$USD (2022 est.)[16]
PPP GDP per capita
$USD (2022 est.)[16]
real GDP growth
% (2022 est.)[17]
 Colombia 51,516,562 342.919 964.743 6,644 18,693 Increase10.6% 55.1%
 Indonesia 273,753,191 1,289.429 4,023.501 4,691 14,638 Increase3.7% 39.7%
 Vietnam 97,468,029 413.808 1,299.690 4,162 13,074 Increase2.5% 41.3%
 Egypt 109,262,178 469.094 1,661.955 4,504 15,958 Increase3.3% 89.1%
 Turkey 84,775,404 853.487 3,320.994 9,961 38,759 Increase10.9% 38.7%
 South Africa 59,392,255 411.480 949.846 6,738 15,555 Increase4.9% 66.9%

Challenges and criticisms

All CIVETS members share similar challenges to sustained economic growth, including unemployment, corruption, inequality, and susceptibility to market volatility.[4] The grouping has also been criticized for lacking economic rigor, serving as a "marketing ploy" intended to assuage investors' reluctance to invest in less developed or stable economies.[6] Richard Titherington, chief investment officer of emerging equities at JP Morgan Chase, dismissed the concept of acronym investments generally, noting that many countries that are grouped together have little in common.[7] Detractors claim that such groupings "do not take into account different stages of development of the countries involved and risk sidelining other promising markets."[7]

In 2013, HSBC closed its CIVETS fund, which was identified by some analysts as indicative of the grouping's underperformance.[7]

See also


  1. ^ City Diary (12 July 2010). "Geoghegan digests and delivers new acronym". London: Retrieved 28 June 2012.
  2. ^ a b "From West to East" (PDF). HSBC. Retrieved 2 July 2012.
  3. ^ "The Civets: a guide to the countries bearing the world's hopes for growth". the Guardian. 20 November 2011. Retrieved 7 December 2022.
  4. ^ a b Moore, Elaine (8 June 2012). "Civets, Brics and the Next 11". Financial Times.
  5. ^ a b Johnson, Steve (12 September 2010). "Next 11 and Civets vie to be Next Bric Thing". Financial Times.
  6. ^ a b c "BRICs, CIVETS, and PIGS: What's in a name?". Christian Science Monitor. ISSN 0882-7729. Retrieved 7 December 2022.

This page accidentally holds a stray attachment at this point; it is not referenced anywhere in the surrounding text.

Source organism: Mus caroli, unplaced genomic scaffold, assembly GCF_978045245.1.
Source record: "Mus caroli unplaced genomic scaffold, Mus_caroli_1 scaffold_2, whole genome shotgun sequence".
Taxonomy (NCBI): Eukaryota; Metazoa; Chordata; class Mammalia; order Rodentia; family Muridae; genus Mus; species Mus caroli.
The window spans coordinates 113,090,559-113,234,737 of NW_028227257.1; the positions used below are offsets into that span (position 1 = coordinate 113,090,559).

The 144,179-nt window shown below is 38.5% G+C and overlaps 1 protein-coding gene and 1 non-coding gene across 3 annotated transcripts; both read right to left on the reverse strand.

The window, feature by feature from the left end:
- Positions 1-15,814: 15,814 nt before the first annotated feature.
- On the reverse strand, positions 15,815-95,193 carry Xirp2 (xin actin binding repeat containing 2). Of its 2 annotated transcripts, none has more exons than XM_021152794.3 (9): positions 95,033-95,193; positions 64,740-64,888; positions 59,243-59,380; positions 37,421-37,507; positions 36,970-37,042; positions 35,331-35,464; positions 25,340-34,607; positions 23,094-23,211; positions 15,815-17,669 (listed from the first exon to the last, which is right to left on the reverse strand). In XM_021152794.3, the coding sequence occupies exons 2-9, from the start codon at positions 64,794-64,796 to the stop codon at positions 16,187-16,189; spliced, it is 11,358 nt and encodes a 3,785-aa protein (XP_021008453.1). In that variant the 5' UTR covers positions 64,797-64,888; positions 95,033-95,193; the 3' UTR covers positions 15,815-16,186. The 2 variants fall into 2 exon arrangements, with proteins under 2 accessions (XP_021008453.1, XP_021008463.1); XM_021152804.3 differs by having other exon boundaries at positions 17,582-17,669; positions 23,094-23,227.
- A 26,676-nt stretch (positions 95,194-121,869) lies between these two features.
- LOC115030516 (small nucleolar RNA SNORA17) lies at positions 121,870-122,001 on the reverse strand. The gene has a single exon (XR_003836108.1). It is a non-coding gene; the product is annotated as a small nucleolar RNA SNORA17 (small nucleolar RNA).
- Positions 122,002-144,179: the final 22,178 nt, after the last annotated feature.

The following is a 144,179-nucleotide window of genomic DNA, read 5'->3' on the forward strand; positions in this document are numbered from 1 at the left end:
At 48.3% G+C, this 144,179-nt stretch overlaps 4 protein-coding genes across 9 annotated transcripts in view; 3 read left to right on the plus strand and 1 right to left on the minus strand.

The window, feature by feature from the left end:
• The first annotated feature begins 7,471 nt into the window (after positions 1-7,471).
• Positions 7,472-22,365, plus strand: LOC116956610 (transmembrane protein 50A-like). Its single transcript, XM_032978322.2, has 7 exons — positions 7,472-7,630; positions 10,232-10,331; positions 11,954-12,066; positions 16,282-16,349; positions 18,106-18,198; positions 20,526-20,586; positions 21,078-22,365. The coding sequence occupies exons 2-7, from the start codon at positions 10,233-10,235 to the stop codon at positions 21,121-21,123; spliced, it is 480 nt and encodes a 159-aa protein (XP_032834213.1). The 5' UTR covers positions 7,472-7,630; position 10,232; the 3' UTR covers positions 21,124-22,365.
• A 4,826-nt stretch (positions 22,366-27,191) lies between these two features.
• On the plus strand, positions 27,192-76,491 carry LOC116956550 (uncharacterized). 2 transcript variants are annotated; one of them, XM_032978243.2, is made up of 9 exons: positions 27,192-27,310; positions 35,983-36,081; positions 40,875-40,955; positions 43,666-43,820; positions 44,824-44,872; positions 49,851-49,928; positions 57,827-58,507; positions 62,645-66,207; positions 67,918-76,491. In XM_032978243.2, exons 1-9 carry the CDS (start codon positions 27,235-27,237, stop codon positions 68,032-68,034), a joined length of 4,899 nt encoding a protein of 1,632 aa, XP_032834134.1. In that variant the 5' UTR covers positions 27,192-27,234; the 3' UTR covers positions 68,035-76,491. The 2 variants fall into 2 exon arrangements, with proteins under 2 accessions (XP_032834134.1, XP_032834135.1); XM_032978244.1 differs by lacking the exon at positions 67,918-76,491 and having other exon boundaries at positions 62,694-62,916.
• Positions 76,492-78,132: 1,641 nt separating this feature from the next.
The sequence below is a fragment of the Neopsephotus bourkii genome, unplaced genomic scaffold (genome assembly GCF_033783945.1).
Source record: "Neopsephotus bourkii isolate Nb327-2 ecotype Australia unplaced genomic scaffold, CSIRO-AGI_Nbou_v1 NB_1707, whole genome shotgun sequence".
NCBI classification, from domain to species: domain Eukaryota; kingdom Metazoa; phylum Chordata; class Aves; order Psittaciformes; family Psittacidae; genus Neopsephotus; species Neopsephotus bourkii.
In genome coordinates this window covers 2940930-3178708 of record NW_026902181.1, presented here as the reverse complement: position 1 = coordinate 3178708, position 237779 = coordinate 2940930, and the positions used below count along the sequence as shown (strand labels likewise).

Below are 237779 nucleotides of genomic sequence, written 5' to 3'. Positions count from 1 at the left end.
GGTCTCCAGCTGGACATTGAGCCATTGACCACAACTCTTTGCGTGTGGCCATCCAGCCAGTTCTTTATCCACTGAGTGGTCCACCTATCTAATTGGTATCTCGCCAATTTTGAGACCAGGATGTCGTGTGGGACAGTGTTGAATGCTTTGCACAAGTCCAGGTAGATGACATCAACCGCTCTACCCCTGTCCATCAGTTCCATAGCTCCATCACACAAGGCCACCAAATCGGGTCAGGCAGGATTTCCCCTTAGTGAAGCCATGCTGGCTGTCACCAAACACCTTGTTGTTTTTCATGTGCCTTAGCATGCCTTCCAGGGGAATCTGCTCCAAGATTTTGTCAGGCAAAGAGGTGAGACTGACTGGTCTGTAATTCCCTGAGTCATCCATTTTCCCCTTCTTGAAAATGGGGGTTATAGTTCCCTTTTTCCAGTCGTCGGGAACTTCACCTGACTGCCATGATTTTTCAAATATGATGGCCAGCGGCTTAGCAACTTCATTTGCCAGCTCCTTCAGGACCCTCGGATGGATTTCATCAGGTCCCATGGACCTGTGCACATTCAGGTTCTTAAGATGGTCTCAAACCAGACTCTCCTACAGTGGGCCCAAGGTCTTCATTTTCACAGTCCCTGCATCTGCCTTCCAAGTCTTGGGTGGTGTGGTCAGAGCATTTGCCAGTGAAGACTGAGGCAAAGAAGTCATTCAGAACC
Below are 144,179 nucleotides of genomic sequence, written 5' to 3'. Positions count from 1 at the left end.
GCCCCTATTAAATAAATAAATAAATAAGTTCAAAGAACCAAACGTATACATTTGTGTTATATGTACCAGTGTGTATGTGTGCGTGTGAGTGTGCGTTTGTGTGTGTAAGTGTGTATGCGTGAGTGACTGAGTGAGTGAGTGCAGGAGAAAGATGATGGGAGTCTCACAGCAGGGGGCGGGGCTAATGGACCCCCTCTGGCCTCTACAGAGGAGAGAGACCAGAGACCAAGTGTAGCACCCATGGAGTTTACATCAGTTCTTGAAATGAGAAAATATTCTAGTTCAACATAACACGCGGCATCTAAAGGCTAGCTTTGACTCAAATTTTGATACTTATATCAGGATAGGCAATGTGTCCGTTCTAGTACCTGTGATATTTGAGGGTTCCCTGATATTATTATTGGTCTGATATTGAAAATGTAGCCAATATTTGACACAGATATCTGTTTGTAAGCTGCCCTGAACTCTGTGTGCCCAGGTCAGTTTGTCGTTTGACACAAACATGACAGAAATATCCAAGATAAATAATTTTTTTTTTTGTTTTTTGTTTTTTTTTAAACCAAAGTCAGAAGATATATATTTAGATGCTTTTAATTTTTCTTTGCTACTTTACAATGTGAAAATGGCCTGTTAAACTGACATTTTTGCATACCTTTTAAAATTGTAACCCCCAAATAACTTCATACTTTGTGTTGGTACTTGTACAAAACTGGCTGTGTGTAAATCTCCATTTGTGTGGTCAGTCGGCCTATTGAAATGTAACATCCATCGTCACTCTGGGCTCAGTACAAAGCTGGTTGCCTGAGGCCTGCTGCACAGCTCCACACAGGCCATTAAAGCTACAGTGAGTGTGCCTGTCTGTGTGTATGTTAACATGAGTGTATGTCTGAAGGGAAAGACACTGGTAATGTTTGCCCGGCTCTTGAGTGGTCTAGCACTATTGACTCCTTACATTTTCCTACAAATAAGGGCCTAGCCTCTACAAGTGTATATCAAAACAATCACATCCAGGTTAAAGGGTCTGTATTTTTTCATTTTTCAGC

7. ^ a b c d e Cohn, Carolyn (2014). "BRIC, MINT, CIVETS: Money Managers Are So Over Investing in Catchy Acronyms". Business Insider. Retrieved 7 December 2022.
  8. ^ "BRICS and BICIS". The Economist. 26 November 2009.
  9. ^ "World investment: Beyond BRICs". Archived from the original on 10 July 2011. Retrieved 16 September 2010.
  10. ^ "Archived copy". Archived from the original on 21 July 2011. Retrieved 17 January 2022.((cite web)): CS1 maint: archived copy as title (link)
  11. ^ "CIVETS – The third wave of development players". Archived from the original on 12 June 2012. Retrieved 28 June 2012.
  12. ^ "Ministers of Economy and Finance of CIVETS countries define a common agenda for the coming years". Archived from the original on 21 July 2013. Retrieved 28 June 2012.
  13. ^ "Goldman Sachs's MIST Topping BRICs as Smaller Markets Outperform". 7 August 2012. Retrieved 7 December 2022.
  14. ^ "World Population Prospects 2022". United Nations Department of Economic and Social Affairs, Population Division. Retrieved 17 July 2022.
  15. ^ "World Population Prospects 2022: Demographic indicators by region, subregion and country, annually for 1950-2100" (XSLX) ("Total Population, as of 1 July (thousands)"). United Nations Department of Economic and Social Affairs, Population Division. Retrieved 17 July 2022.
  16. ^ a b c d "Report for Selected Countries and Subjects". IMF. 1 October 2022. Retrieved 6 November 2022.
  17. ^ a b "Report for Selected Countries and Subjects". IMF. 3 April 2022. Retrieved 6 November 2022.